Interactive images and videos

Interactive videos and images allow users to interact with different onscreen elements to find the information needed. Interactive video content, as seen with Netflix’s successful shows, can be excellent for driving storytelling with the user experience at its heart.

However, interactive images, like maps or a customer review collage, also have a role to play. Images with interactive elements can have as much power as video, giving an online audience the perfect platform to learn more about what your business does.

Opinion polls

Everyone has an opinion, and the internet is fertile ground for people sharing them. However, imagine being able to capture your users’ thoughts about your business in a fun online poll? Tools like Apester allow businesses to create online platforms that keeps customers on-page for longer and allows them to share opinions. This data can then be used in future marketing efforts.


Testing online users’ knowledge of a given subject is another good way of engaging attention. This interactive marketing technique is often used alongside static content such as a blog article. Using a strategy tried and tested since the earliest days of schooling means businesses can assess how much information readers obtained and retained from the written blog content, while also keeping these individuals on the blog platform or organisation’s website for longer.

Drip email campaigns

While drip campaigns are most often used once customers have directly interacted with a business, this email marketing is also used to engage with new online users. Here different users will receive different ‘threads’ of information depending on their interactions with an initial email. The different user paths of a drip campaign are illustrated below, indicating how marketers can use different content messages and styles to try re-engage passive audiences.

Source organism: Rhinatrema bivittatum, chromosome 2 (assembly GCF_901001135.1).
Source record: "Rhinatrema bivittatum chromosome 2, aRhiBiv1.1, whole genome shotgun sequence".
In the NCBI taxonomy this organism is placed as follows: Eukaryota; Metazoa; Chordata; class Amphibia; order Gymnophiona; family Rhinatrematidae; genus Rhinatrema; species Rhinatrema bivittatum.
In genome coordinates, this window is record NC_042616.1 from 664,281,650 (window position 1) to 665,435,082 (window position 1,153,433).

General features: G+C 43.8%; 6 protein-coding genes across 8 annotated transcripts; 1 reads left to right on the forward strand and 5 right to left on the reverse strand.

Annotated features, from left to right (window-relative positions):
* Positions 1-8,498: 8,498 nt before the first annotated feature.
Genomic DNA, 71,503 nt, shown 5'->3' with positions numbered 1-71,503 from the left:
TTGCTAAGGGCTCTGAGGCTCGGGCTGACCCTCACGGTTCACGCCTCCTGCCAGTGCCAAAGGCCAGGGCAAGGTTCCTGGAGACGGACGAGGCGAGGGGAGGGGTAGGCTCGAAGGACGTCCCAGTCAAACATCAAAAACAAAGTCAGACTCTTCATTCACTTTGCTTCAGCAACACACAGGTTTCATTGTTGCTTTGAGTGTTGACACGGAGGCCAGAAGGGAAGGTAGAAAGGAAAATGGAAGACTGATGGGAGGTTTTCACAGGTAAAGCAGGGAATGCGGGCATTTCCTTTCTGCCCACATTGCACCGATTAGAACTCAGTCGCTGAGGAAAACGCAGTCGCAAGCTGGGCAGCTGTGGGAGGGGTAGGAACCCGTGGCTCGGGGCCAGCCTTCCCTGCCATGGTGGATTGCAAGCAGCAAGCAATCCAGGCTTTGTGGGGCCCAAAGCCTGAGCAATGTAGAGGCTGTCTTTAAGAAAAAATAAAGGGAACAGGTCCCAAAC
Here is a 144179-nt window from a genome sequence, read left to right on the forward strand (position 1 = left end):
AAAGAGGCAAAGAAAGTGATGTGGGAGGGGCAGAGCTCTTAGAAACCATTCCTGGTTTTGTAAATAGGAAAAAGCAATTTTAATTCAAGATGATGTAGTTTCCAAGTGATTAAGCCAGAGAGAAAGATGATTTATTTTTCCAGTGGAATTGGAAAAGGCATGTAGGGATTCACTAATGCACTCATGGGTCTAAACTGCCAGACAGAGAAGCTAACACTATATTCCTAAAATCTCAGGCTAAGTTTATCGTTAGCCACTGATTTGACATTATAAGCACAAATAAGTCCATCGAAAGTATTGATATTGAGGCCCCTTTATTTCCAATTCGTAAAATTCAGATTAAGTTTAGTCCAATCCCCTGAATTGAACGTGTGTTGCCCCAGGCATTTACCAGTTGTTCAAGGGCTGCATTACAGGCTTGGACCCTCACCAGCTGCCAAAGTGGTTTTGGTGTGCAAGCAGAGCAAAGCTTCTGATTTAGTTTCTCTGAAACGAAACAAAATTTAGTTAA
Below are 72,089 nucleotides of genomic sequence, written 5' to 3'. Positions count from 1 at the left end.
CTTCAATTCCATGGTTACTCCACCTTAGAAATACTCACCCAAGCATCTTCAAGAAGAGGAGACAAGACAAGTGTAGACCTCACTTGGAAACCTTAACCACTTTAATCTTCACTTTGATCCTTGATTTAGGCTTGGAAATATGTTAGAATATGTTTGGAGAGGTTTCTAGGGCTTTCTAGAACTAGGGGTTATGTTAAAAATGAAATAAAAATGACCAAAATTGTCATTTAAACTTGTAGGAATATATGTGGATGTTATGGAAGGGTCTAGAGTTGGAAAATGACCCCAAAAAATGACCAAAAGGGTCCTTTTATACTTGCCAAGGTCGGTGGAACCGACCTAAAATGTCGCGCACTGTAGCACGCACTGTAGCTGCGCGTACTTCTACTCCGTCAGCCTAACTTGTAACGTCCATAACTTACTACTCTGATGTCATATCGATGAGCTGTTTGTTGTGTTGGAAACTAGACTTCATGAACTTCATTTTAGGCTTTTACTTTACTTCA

Below is an example how different responses to the same email would generate a follow up message with two different pieces of content attached.

Where does content come into an interactive marketing strategy?

How to use static and interactive content in holistic marketing

Static and interactive content can be used in both external and internal marketing techniques, in support of one another, to engage and inform as wide an online customer base as possible.

Creating a united strategy comes from meeting three basic principles:

  1. The written content is valuable and serves a purpose.
  2. Interactive content is not reliant on interactivity solely for effect.
  3. All content reflects the values of your customers and brand.

Let’s take a previous example of using a quiz in support of a blog article to demonstrate how important the above points are.

  1. Articles need value takeaways. If they don’t offer users anything they don’t already know, they won’t read far enough to take the quiz.
  2. The quiz should ask questions related to your enterprise and products/services.
  3. While trying to engage readers, you must ensure all engagement is moderated to ensure abusive or offensive content isn’t promoted.

Nearly 80 per cent of content marketers who are using interactive content plan to increase their

use of it in the next 12 months, according to CMI. Is it time to jump on the band(ersnatch) wagon? You choose!

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Ciaran Bruder
Ciaran Bruder About the author